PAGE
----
All Things Entertaining and Cultural
Something I wrote in April and never published. God knows why.
HAND TO GOD — Philadelphia Theatre Company at the Suzanne Roberts Theatre, Broad and Lombard Streets, Philadelphia, through April 30 — Robert Askins’s play is puerile one-trick pony that knows no inhibitions and goes for several throats…and ears. As literature, it’s shallow, showy, and worst of all, borderline sanctimonious. As a script for actors to play to the hilt, as Matt Pfeiffer’s cast does for the Philadelphia Theatre Company, it’s a rollicking gem that shoots for and achieves bellylaugh comedy through sharp, naughty wisecracks, breezily hot sexuality, and a puppet that alternately earns hearty yuks and gets on your nerves.
The best way to enjoy this piece is to abandon notions of deeper — or any — meaning, avoid offense at language and tongues, those talked in and those licking various characters, and let Askins’s wickedly impish humor and Grace Gonglewski and company’s sterling performances wash over you.
Pfeiffer’s production is perfect for this material, It’s cartoony while maintaining full sense of character and as much sense of reality as Askins with allow. Everything is crisp and on the mark. Pacing is topnotch, and to a person, the cast nails every line, every joke, and every physical demand. Gonglewski is a picture of desired propriety giving in to gratifyingly comfortable looseness. She and William Zielinski are like the Harper Valley PTA en masse, trying to look upstanding while being so guilty and enjoying their trespasses so much. Alex Keiper is smart and real in the play’s most thankless role, the child that can go beyond moral bounds because she knows they’re twaddle but transgresses reasonably and is able to behave with decorum. That wonder of acting craft, Matteo Scammell, shows once again there ain’t no chains on he as he displays all the hormonal insistence and Neanderthal ways of the bad, bawdy kid in town everyone knows is destined for prison but wants to have some carnal dalliance with before he goes. Speaking of wonders, Aubie Merrylees unleashes a where-did-that-come-from tour de force that elevates him from a fairly uninteresting new face on the horizon to a complete and multiple performer who excels in comedy, comic voices, movement, sound accompanying copulation, and puppet manipulation. (The way he works his puppet’s mouth as it is about to ejaculate is masterful.) Gonglewski and Scammell provide fireworks, but Merrylees supplies the tingle, outrageousness, and versatility that make “Hand to God” a success.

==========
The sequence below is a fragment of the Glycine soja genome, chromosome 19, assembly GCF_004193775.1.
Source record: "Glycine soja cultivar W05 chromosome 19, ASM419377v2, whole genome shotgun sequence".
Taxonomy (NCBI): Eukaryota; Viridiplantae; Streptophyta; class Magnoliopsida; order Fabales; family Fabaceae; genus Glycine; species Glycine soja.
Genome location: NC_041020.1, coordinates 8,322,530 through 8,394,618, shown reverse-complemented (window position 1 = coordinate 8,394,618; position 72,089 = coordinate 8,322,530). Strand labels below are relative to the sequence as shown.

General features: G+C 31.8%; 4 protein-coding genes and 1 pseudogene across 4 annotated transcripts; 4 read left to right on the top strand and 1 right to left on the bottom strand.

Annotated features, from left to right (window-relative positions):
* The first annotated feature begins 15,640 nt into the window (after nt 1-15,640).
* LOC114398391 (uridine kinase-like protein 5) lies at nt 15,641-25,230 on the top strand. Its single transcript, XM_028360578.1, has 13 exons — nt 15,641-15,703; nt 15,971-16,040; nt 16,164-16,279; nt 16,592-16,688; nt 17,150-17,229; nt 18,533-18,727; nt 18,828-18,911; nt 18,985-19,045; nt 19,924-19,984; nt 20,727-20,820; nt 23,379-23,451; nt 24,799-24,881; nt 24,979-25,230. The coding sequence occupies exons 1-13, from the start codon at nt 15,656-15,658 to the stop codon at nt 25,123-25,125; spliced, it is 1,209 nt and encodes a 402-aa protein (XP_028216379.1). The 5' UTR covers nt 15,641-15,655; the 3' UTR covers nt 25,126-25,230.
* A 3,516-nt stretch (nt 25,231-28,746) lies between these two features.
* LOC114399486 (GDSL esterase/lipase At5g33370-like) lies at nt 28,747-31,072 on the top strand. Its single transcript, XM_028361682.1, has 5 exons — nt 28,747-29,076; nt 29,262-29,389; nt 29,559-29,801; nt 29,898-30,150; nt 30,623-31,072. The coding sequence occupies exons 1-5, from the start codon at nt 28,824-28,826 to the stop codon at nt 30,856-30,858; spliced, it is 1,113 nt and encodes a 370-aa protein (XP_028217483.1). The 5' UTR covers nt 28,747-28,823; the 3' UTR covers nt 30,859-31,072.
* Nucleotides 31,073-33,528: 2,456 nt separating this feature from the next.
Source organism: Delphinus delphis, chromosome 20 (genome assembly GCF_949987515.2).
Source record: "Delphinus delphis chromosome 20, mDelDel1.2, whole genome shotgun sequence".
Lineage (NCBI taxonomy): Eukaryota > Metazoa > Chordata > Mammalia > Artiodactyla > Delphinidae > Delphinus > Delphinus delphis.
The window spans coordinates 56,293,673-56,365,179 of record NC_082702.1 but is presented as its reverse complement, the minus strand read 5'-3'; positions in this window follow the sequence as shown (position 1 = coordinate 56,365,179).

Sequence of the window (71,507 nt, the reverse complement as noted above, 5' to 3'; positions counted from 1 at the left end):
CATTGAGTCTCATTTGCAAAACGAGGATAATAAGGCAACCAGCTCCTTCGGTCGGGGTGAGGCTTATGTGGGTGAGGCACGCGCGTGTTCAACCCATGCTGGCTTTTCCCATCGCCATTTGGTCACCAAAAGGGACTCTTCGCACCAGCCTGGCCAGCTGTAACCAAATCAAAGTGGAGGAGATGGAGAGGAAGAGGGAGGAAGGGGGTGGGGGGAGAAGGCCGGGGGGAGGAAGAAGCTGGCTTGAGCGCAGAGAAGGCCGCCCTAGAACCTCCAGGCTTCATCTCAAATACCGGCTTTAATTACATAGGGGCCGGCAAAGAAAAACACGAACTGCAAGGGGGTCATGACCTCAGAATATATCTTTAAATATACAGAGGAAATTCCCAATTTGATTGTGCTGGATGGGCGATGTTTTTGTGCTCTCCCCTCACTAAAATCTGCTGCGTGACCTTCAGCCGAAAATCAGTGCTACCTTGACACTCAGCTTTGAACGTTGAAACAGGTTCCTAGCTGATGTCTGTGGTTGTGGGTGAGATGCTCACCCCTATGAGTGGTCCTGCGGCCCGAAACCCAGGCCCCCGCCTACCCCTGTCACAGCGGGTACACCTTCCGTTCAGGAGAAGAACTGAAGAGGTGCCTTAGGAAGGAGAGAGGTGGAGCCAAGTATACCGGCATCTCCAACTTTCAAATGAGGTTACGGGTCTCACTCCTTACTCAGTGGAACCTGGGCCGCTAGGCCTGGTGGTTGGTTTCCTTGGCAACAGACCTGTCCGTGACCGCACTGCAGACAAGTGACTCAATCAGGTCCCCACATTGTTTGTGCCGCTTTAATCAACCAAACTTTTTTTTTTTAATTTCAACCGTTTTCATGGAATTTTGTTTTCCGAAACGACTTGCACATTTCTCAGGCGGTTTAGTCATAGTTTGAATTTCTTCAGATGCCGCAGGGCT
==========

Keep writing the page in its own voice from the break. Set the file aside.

PTC is offering a great entertainment. Except for those who want the theater to be Sunday school, and they can go tickle their navels.
Askins’s concept is not new. Gonglewski’s recently widowed neurotic tries to bounce back from an emotional meltdown by conducting a class in puppetry at a local church. Her students — Keiper, Scammell, and Merrylees — do the usual silly things teens do with sock puppets, but Merrylees’s creation appears to take on a life of its own, saying the things is seems Jason, Merrylees’s character, cannot say, exposing information, surmises, and accusations that make the others think Jason, or his puppet, is possessed by the devil and in need of exorcism. The famous Flip Wilson quip, “The devil made me do it,” abounds throughout Askins’s script.
The script is facile though Askins can whip up powerful ripostes and one-liners. “Hand to God” is a sketch expanded to a play more than it is a work that goes beyond its jokes and shattering of boundaries. Pfeiffer’s production makes the script exponentially better. It allows “Hand to God” its ability to entertain. Pfeiffer and cast understood what Askins gave them and went to it with no holds barred. The cast, to a person, shows its knowledge and wit. See them both for a good, good time and to see a shrewd and assured ensemble at work.
Kudos also to Brian Sidney Bembridge’s poster-strewn set that proves so versatile, Thom Weaver’s marvelous lighting, and Robert Smythe’s artistry and deviltry with puppets.
Grade: Play – C- ; Production, A+
YOU FOR ME FOR YOU — InterAct Theatre in The Proscenium at the Drake, Spruce and Hicks Streets, Philadelphia, through April 16 — Mia Chung’s imagining about life in North Korea, based on the written testimony of the few who have escaped the multi-generational Kim regime there, strikes as being reasonable, realistic, and poignant as presented in her intelligent and gripping play “You for Me for You.”
Chung has a way of marrying formality with emotional verity and the genuine basic human love sisters can have for each other, especially when they live an oppressive society in which the slightest perceived indiscretion could burgeon into a fatal infraction. She neatly creates a conversation between a doctor, of course state trained, and the sisters that is full of seemingly required set phrases and rituals. Socialism gets a dig when the doctor says he cannot jeopardize pharmaceutical supplies by giving one of the sisters the full dosage she needs to fight an escalating respiratory problem.